Wild Multiplicity: Kathy Mak in Conversation with S. I. Hassan

S. I. Hassan

Volunteer Kathy Mak talks with S. I. Hassan, whose essay "Preparing the Eulogy" appears in our spring issue #222. They discuss metabolizing complex feelings, her interest in the myth of Inanna, and writing as a way to process memories and grief.


S.I. Hassan is an Egyptian/German immigrant, settler and uninvited guest currently living on Lekwungen territory. She doesn’t know if her grandmothers are rolling over in their graves or cheering her on.

“Preparing the Eulogy” is written in fragments, but these fragments mirror the way memory works—how certain moments are retained clearer than others and not necessarily in chronology. Layered like an onion, each fragment reveals the fluctuating nature and complexity of a father-daughter relationship that can feel exposing and vulnerable. What was the process like for writing this piece? Were there moments that you found easier or harder to write than you initially thought?

Right after my father died, a whack of memories surfaced and writing this piece was part of my grief process. It may have been an attempt to hold on to him a little longer, and a way to free myself to tell the stories about some behavior I’d covered up my whole life. In my first draft, I had titled each vignette with the kind of memory I had: sad, funny, confused, etc. When I went into revision, I wanted the memories to stand on their own without my interpretation: simple snapshots of time and place. Writing about his violence was obviously tough but it was equally challenging to write about his kindness and feel my tenderness for him. I didn’t just lose my father, who loved me deeply and imperfectly, I also lost my living link to Egypt and my visible identity as an immigrant. This is one of several pieces I wrote about him in the year following his death.

The opening description, “grief is messy and churning...you drift alone in a violent sea while your memories sink into the deep” is eloquent and true. There is confrontation within the self before we “show them [the] scars after they've healed[.]” After writing this piece, has it lightened or released what you were feeling? Or did it open up a nest of unanswered thoughts?

Eulogies are there to remember the dead and help the living process their loss, but there’s an understanding that we omit details that paint the deceased in an unflattering light. If those memories are included, they generally do so lightly and with humour. My father was beloved by his community and most of his friends and associates could not have imagined that he was also unpredictably violent towards his family. There was a tacit expectation in our family to receive his abuse and not disclose it. My father was a walking contradiction; generous and petty, caring and violent. Writing this piece (and the others I wrote during the year) helped me metabolize my complex feelings of having and losing him as my father. The scars that have healed look like acceptance of his wild multiplicity.

There's a line in the essay where you question “Why didn’t you teach me Arabic?” In one of the ending fragments, you convey you take your father's journal on the condition you never get it translated. Language seems to be a potent element the narrator has yearning for. Have you learned/considered learning to speak, read, and write your ancestral languages? What does language mean to you?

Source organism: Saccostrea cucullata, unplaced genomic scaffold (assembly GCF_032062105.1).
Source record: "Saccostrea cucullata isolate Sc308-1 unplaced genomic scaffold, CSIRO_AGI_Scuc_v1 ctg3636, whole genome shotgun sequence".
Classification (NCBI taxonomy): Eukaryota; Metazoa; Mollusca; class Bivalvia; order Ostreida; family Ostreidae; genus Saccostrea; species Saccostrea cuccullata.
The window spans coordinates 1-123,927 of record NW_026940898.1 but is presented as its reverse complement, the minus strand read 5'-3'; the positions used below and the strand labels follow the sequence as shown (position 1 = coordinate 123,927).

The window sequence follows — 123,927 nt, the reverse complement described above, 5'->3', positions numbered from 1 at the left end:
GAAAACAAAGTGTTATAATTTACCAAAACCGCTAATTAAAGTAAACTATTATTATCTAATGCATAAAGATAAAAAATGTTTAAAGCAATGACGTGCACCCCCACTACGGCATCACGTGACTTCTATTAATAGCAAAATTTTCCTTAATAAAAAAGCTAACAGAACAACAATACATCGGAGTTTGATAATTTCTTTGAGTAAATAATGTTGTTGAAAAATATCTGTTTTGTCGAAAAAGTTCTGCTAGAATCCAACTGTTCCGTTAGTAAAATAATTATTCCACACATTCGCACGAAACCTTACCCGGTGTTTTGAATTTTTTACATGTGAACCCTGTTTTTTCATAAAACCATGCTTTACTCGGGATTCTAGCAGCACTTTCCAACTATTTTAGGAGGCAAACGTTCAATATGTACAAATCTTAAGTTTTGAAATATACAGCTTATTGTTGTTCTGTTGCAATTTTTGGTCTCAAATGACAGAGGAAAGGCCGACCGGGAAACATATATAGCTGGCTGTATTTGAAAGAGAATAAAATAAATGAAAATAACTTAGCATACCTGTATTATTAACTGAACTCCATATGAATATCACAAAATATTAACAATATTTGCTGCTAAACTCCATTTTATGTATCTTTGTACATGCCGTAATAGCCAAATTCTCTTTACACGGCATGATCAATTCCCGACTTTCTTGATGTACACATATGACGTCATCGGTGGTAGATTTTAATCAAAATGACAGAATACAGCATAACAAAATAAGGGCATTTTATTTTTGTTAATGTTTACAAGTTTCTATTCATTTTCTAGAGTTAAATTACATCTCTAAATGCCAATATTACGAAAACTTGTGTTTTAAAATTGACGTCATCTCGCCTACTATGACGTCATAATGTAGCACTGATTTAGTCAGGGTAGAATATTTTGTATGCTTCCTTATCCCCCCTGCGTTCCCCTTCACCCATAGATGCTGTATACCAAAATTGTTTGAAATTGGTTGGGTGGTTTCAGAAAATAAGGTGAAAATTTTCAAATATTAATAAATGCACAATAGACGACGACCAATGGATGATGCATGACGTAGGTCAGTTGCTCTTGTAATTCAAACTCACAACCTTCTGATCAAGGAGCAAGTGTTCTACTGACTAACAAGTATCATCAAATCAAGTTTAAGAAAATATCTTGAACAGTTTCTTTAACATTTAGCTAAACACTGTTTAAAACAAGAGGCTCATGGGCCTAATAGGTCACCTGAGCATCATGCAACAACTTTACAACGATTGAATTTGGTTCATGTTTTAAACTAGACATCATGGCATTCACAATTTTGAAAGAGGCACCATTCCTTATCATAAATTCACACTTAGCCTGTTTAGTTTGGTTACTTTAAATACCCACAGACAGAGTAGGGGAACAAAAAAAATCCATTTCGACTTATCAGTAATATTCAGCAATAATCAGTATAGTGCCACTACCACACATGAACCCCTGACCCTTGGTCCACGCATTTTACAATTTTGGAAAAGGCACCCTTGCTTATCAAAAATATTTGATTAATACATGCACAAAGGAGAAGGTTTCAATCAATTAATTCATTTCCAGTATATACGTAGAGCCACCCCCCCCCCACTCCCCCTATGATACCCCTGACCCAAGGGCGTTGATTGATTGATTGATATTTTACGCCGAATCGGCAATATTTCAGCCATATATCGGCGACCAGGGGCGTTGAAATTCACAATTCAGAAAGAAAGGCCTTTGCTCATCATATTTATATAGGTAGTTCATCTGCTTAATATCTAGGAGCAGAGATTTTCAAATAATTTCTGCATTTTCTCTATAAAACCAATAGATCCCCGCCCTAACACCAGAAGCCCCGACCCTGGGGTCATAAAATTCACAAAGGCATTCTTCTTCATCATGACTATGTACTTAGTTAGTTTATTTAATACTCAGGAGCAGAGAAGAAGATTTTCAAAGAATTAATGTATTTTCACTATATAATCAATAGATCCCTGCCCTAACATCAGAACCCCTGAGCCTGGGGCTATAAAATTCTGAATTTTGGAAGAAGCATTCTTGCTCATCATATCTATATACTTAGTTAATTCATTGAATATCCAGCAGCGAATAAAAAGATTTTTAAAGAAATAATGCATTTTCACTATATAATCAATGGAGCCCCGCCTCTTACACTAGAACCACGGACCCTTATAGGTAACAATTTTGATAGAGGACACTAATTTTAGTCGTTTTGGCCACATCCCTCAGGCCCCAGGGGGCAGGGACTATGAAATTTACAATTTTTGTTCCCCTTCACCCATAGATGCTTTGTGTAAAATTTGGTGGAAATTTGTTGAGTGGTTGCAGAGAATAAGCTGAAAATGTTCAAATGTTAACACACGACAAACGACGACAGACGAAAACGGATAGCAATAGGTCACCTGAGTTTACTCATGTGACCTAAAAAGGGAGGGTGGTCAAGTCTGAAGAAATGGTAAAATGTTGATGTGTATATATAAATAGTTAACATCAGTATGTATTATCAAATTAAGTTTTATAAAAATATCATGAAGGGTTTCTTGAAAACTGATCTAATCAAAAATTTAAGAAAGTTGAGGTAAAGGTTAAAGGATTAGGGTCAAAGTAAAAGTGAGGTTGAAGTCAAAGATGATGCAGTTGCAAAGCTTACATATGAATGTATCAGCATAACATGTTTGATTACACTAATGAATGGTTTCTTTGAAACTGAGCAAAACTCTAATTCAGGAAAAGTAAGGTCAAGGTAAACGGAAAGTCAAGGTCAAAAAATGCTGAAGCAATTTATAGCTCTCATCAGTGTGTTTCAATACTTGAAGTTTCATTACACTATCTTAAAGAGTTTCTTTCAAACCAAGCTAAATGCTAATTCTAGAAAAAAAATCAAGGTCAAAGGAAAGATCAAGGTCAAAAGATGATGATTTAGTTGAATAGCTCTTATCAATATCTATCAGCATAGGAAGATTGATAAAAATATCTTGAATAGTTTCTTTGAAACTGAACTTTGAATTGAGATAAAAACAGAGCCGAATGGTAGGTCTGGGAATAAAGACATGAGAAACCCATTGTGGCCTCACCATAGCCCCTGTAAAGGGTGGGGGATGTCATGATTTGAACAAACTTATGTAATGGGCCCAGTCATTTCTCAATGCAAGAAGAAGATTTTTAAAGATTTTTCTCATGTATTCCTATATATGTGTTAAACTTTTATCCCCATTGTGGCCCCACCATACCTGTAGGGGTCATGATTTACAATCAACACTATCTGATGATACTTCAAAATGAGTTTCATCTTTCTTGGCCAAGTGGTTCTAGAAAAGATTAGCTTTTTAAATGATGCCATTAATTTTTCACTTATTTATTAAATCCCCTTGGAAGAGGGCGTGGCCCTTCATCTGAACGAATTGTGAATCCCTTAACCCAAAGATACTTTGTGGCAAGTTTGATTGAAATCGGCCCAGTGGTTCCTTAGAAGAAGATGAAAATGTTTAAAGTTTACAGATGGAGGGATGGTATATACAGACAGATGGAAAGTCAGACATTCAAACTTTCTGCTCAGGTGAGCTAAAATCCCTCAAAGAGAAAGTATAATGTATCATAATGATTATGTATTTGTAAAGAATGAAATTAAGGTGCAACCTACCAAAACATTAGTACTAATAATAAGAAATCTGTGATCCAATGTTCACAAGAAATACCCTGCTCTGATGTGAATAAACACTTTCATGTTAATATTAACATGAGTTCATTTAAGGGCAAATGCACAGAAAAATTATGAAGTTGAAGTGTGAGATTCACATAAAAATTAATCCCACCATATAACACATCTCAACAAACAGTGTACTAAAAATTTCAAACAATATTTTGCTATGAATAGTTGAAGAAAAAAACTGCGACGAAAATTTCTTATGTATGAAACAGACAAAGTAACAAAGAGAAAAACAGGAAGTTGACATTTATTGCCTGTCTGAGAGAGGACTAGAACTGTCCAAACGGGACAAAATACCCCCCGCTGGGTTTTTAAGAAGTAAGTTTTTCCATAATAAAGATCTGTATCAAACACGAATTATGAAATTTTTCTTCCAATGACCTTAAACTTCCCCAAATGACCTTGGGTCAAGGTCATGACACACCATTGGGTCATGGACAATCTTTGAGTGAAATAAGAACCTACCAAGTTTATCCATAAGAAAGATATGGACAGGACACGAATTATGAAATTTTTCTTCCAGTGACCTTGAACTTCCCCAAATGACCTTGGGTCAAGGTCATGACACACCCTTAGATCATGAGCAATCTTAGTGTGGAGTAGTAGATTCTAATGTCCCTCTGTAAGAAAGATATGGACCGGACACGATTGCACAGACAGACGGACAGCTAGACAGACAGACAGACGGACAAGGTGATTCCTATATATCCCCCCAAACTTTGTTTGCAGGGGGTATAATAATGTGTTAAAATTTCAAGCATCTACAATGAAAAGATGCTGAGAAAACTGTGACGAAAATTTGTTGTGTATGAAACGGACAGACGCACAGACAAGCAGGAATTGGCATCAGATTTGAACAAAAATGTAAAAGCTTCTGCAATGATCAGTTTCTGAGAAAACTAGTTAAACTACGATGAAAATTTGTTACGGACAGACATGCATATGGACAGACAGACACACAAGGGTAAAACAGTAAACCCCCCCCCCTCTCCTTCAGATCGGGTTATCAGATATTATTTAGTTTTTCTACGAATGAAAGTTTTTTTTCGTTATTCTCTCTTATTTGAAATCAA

I grew up hearing Arabic. Sometimes, I’m surprised that I don’t know the language. Most of my father’s friends were Egyptian or Lebanese and the musicality of Arabic inhabits my cells. I’ve taken the first step towards learning Arabic at least a dozen times in my life. I feel a conflict between wanting to lean in and claim my heritage and sticking with my father’s wish for me to be an assimilated Canadian. As a third culture immigrant, there’s a fractured sense of belonging to any culture. I have a romantic idea that learning Arabic could weave me into this part of my lineage and might reveal some of the ways I’ve been mysteriously imprinted. Although I do have a longing to know Arabic, at this point, I lack the commitment.

Besides creative nonfiction, have you worked in other genres or creative mediums? What inspired you to create this piece and where else do you draw inspiration?

This piece and much of what I wrote in the year following my father’s death were a bit of a departure for me. My work, though often personal, tends to focus on the multiple crises and collapse of both nature and culture. I’m a multi-genre writer and work in creative nonfiction, screen, poetry, and the rare piece of fiction. I have a particular interest in Mesopotamia and how modernity exists as a consequence of the decisions made there. I have written essays and a screenplay about the ancient myth of Inanna, a Sumerian goddess who travels to the underworld, and draw parallels from her myth to contemporary society. “Preparing the Eulogy” came out of a class I took on memory and creativity. Because of the hurt it could cause my family, I chose a pseudonym for publication.

What are you working on and/or reading at the moment?

I’m starting an MFA this fall and will work on a longform project about how capitalism turns parents against their children’s best interests. Lately, I’ve been writing on how the state influences women’s pleasure and sexual agency, but I don’t quite know where that is going. The last book I read was Harrow by Joy Williams. I’m currently reading Hospicing Modernity by Vanessa Machado de Oliveira. Next up are Ducks by Kate Beaton and The Argonauts by Maggie Nelson.


Kathy Mak

Kathy Mak

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